My first job in the accounting field was with a small multinational group of privately held businesses. Due to a number of circumstances, I ended up getting promoted to controller after only about six months on the job, and my determination to get the credential fell to the wayside. I was 26 years old. Three years later, in a risky move, I left my controller position to work for someone I knew personally who had a struggling business that needed help. Thus, I became a CFO for the first time at the age of 29.
Although I worked extremely hard in these positions and was successful, it hadn’t been that difficult to get either job. In the first, I was promoted from within, and, in the second, I was a direct hire by someone I already knew. So when it was time for me to look for my third job after being a CFO for seven years, I assumed it wouldn’t be that difficult. I was in for a rude awakening.
It seems foolish to say this now, but I was surprised to discover that nearly every executive position I applied for wanted someone with a CMA or CPA. Quickly I realized my mistake and set about to rectify it. From my perspective at that time, the only reason to take the CMA exam was for the tangible piece of credibility I would gain, i.e., letters behind my name. Once I started learning the material, though, I realized my mistake had been of an even bigger magnitude than I originally thought. I expected that preparing for the exam would boil down to taking a few review courses on topics that I had previously studied. It didn’t take long to discover, though, that I had never been taught many of the topics covered on the exam. I realized over and over again as I went through the exam preparation process just how much having that knowledge would have helped me in the first 10 years of my career. I had really missed out!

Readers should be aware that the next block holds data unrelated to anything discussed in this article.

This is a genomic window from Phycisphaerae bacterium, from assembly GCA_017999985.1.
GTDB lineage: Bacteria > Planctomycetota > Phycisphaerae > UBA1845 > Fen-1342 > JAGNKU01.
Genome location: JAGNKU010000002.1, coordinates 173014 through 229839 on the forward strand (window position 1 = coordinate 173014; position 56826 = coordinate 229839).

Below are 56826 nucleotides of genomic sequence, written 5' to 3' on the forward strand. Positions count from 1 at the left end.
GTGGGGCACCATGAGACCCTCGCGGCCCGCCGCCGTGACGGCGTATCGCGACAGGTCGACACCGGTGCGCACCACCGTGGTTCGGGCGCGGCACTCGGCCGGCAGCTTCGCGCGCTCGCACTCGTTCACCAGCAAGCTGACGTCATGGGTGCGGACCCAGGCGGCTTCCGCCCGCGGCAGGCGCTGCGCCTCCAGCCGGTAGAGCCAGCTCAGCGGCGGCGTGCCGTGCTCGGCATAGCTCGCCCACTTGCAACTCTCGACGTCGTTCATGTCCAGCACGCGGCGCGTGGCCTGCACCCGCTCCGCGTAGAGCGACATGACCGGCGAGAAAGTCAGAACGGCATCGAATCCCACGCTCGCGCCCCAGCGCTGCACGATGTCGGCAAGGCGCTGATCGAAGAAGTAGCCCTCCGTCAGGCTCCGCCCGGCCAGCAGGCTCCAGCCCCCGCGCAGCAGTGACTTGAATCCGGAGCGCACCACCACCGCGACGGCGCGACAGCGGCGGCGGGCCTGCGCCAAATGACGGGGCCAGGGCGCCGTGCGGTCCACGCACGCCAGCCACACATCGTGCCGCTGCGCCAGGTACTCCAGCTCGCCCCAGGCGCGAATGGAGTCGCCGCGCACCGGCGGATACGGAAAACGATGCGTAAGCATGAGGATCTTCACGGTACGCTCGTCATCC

As I have become increasingly involved in IMA® (Institute of Management Accountants) since that time, I’ve devoted the majority of my volunteer time to student outreach. Why? Because I believe that every young professional with a finance or accounting degree should start off with the invaluable education, confidence, and credibility that come with earning the CMA. Not only does it benefit the holder of the credential, but, as I’ve now spent nearly 18 consecutive years in controller or CFO roles, I know that the companies CMAs work for benefit just as much from the education as the CMAs themselves. And, as a hiring manager, I want more CMAs’ résumés to cross my desk.